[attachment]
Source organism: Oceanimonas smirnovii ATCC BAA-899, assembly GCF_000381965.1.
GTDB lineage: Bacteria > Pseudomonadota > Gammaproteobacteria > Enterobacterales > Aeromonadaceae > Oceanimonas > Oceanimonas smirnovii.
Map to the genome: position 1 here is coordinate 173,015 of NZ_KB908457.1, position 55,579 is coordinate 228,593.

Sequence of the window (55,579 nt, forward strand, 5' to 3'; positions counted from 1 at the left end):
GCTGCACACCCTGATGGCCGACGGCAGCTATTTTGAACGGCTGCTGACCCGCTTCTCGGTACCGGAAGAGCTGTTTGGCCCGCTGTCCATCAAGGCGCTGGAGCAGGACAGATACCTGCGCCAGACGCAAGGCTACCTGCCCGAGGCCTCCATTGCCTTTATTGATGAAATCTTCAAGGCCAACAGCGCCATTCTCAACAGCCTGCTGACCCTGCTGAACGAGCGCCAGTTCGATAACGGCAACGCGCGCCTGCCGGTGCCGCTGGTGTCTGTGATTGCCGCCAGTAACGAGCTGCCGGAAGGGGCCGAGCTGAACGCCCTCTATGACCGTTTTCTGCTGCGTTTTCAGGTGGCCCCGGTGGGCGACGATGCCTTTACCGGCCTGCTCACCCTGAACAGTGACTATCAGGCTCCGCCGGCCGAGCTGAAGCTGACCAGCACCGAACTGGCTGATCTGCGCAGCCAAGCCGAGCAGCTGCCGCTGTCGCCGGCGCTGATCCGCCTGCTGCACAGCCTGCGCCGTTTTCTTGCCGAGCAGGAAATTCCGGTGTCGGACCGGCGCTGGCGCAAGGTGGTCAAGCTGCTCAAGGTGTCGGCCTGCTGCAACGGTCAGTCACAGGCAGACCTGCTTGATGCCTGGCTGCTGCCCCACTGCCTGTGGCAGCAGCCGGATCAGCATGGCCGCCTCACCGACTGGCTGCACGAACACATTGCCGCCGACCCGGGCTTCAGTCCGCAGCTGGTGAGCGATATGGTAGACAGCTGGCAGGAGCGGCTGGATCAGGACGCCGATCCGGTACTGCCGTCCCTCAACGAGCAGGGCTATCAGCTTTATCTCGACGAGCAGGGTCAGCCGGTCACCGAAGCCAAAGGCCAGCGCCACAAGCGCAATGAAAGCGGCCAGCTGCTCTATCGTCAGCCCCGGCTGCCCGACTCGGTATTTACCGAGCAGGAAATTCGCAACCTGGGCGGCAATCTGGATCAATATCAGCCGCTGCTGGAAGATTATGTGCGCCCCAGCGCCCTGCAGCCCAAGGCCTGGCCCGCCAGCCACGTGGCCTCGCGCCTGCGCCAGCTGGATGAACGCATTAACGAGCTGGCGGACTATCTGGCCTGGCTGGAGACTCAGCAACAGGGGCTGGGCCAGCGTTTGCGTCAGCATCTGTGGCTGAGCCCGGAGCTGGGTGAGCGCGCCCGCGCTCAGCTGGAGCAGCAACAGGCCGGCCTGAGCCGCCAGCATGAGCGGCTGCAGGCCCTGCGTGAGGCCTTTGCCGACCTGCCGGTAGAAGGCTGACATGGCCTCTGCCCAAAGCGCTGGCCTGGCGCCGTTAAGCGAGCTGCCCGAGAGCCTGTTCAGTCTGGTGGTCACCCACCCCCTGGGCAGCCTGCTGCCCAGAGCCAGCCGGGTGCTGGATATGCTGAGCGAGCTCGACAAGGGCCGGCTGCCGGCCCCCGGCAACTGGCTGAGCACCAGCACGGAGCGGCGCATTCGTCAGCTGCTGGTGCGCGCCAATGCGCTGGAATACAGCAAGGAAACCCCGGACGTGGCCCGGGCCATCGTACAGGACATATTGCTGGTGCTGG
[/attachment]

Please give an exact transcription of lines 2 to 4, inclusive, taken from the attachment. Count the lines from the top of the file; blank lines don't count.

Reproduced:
GTDB lineage: Bacteria > Pseudomonadota > Gammaproteobacteria > Enterobacterales > Aeromonadaceae > Oceanimonas > Oceanimonas smirnovii.
Map to the genome: position 1 here is coordinate 173,015 of NZ_KB908457.1, position 55,579 is coordinate 228,593.

Sequence of the window (55,579 nt, forward strand, 5' to 3'; positions counted from 1 at the left end):